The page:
Controlling Work Interruptions at Home

Man Working in Home Office

Maybe you are lucky enough to work in a separate room with a door that closes, and hopefully, your family and friends understand that working from home is still working.

On the other hand, maybe you share an open-plan living space with a working spouse and a young student or two.  Either way, interruptions at home differ from those you typically get in an office setting. Controlling interruptions when working from home can be challenging, but a little planning and some established rules can help. 

Work interruptions at home come from several directions and can be different from typical workplace interruptions.  People in your household may stop you from working, or friends and family may feel free to stop in to see you since you’re home. They can call you, too, as can coworkers. You can even interrupt yourself because of potential distractions in your home.

Establish a Schedule and Defend It

Setting working hours helps people understand when the kitchen table is your workspace and when it’s available for other things. Telling your family (and yourself) that you work from 8:30 to 1 and 2 to 5:30 lets everyone know when you will be available to help them with a project or answer questions.

Consider making a "Daddy or Mommy is Working" sign for your door or workspace for young children. Have them help make it and explain its meaning.  You can also define your schedule to outside friends and family members who might feel they can call or stop by any time of day.  The keys to a time plan are keeping and defending it.

Keep Your Schedule

 If you tell everyone you start work at 8:30, but you sometimes don't begin working until 9:00, that sends the message that your schedule is flexible and interruptible.  If you decide to start work late, announce it as a conscious decision.  “I’m going to start work at 9:00 today instead of 8:30." Give a reason if you want or don't, but you are reinforcing that you have a set schedule by announcing it. It also gives everyone permission to interact with you until that time. A schedule prevents you from getting distracted by home projects or things happening outside your window. Self-discipline may not be enough when no coworkers are around.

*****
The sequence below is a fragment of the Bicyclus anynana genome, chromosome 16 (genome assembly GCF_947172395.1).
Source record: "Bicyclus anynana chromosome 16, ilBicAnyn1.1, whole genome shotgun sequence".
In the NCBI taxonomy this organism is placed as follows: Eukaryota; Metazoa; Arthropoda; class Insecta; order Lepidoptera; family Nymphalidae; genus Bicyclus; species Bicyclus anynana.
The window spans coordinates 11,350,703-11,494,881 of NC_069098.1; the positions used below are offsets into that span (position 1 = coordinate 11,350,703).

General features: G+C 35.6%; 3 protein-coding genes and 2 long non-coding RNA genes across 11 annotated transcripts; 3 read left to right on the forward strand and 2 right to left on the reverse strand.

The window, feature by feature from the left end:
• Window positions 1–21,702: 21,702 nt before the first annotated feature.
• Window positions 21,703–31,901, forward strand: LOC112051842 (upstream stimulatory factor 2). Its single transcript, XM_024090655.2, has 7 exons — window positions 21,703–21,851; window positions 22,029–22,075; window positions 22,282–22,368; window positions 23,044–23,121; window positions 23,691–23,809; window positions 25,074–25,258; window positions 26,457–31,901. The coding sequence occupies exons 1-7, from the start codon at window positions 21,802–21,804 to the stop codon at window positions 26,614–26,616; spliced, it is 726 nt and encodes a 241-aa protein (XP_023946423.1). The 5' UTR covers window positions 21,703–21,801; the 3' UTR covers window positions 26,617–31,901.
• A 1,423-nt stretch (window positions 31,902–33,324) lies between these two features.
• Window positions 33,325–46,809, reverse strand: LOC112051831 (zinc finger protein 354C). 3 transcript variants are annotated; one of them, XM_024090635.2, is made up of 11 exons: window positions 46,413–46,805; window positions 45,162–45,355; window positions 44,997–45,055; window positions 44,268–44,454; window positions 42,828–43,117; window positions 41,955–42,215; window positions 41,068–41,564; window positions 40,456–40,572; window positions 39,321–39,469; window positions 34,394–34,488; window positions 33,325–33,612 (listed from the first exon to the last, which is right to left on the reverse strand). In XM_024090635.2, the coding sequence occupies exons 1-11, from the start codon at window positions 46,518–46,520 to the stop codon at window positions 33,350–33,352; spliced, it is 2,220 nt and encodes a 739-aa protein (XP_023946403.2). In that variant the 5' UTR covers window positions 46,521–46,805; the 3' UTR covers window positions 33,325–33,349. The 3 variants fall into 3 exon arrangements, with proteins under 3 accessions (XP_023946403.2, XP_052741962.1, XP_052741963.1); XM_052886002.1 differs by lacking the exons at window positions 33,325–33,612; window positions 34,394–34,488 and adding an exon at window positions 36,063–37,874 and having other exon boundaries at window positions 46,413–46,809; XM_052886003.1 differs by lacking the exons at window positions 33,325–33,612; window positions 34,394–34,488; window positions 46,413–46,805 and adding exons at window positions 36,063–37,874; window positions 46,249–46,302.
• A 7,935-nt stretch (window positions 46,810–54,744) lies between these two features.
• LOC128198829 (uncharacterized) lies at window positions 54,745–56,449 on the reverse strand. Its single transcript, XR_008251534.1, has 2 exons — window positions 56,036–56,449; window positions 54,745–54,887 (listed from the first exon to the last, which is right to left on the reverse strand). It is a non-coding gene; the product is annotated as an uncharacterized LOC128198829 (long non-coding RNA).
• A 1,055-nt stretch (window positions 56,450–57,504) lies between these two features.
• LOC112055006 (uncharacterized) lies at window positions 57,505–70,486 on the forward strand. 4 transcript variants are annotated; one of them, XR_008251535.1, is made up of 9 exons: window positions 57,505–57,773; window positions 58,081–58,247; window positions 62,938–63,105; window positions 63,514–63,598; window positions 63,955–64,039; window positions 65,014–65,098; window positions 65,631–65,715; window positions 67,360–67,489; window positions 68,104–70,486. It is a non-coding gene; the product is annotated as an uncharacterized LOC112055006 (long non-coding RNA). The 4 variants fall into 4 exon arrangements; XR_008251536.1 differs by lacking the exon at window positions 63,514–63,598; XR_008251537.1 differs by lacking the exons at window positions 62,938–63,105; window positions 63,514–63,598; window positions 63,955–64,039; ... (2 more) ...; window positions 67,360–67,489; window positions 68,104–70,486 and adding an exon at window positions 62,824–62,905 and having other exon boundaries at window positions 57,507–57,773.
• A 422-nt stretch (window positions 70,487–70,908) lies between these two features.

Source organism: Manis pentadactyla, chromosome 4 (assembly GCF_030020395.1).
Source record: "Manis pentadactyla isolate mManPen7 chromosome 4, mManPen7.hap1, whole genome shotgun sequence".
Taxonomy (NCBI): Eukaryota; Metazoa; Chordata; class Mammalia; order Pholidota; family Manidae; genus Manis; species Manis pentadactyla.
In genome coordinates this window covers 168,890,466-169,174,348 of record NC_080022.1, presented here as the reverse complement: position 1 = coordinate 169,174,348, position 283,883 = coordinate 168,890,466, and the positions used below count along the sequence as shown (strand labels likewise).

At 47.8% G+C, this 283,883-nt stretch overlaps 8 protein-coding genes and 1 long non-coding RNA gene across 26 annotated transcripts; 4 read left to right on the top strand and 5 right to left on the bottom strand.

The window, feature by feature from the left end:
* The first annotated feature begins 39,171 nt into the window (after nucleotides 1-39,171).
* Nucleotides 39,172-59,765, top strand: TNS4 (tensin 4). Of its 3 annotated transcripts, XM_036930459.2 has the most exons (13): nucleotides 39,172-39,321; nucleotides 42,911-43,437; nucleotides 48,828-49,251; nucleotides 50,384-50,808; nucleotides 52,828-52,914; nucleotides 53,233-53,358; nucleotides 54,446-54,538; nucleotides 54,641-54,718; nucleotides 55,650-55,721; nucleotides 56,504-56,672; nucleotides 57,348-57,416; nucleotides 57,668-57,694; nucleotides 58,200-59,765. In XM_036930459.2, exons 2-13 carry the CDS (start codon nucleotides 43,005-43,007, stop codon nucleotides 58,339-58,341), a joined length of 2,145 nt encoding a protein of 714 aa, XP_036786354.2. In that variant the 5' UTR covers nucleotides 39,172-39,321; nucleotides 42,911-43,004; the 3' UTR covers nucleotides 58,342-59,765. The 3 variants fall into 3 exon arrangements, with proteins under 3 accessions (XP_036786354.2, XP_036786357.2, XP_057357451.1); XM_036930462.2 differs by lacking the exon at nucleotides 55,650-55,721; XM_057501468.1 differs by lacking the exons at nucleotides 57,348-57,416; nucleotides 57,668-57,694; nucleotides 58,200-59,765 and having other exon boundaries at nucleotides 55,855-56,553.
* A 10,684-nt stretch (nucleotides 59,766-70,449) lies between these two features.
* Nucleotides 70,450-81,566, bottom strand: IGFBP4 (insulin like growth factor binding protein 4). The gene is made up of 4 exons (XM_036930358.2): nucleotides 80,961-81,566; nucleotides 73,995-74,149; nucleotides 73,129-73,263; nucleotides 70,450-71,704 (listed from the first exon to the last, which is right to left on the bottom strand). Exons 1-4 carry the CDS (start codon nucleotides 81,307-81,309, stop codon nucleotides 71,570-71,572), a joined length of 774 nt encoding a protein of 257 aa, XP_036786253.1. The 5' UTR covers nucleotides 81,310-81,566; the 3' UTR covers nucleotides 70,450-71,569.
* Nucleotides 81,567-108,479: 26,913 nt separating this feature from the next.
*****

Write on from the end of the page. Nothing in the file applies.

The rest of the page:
Defend It

Within your household: If your spouse or child comes to you during your working hours, ask them if their question or request can wait until lunchtime or quitting time.  Sometimes you will have to stop work to handle a situation, but your family will begin to understand that you don’t want to be interrupted unless it’s absolutely necessary.  

Other family and friends: Phone calls can be handled the same way. If a friend calls, feel free to ask if they can wait. Promise to call them back when you are free. With today's phones, you can see who's calling and choose not to answer.  If you are concerned about possible emergencies, set up a system for loved ones so you can know you should answer.  Have them call a second time rather than leaving a message if you don't respond or have them text you a 911 type of signal.  Friends and neighbors stopping by can be a problem. You feel awkward turning them away. Step outside to see what they need or let them step inside for a minute.  By staying standing by the front door and reminding them that you are working, hopefully you can discourage future visits.

Coworkers: Since you’re at home and perhaps a coworker also works from home, it might be tempting to gossip call. No one in the office can overhear your conversation, so calling to bend a friendly ear about how much you hate the boss or the current project can be a time-waster. Hopefully, you don’t make such calls but be ready to discourage calls from others.  Once you realize the call has no business substance, say something sympathetic and promise to call after work hours to commiserate. Chances are the gossiper won’t want to spend their personal time in such pursuits.

Shared Calendars- If your office or team uses shared (Google, Outlook, etc.) calendars, you might want to block out times for uninterrupted work so coworkers know you would prefer they not call during those times. It doesn't always work, but it's worth a try.

Environmental Distractions:  In an office setting, distractions are generally limited, and your boss and coworkers are around to keep you engaged in your work.

At home, you are surrounded by distractions from the TV to hobbies and household chores. Keep your schedule and use your calendar to plan your time use.  If you struggle to avoid distraction, try added structure to your workday. There are all kinds of jokes about working in your pajamas, but experts suggest dressing for work at home. Even if you choose office casual, wearing different clothes while you work can reinforce your work schedule for others and yourself. Once you change into “at-home” clothes, you and your family feel free to leave the office behind.  

If your office is the kitchen table, clear it of non-office clutter and set it up for your workday with everything you might need. Making it look more like a desk helps.  If you're distracted by household tasks that need doing, keep a physical or virtual notepad to note things you want to accomplish after work.

Working from home can be great and amazingly productive if you establish a routine and control interruptions from family, friends, and coworkers.  Not everyone can easily shut out their surroundings and ignore distractions. Adding structure and a firm schedule help bolster self-discipline. Remind yourself and your family that you eliminate commute time by working at home and have more personal time but need to get work done during office hours.  You can temporarily alter a schedule when needed, but the more stringent you are about your work time and space, the more easily you will limit distractions.

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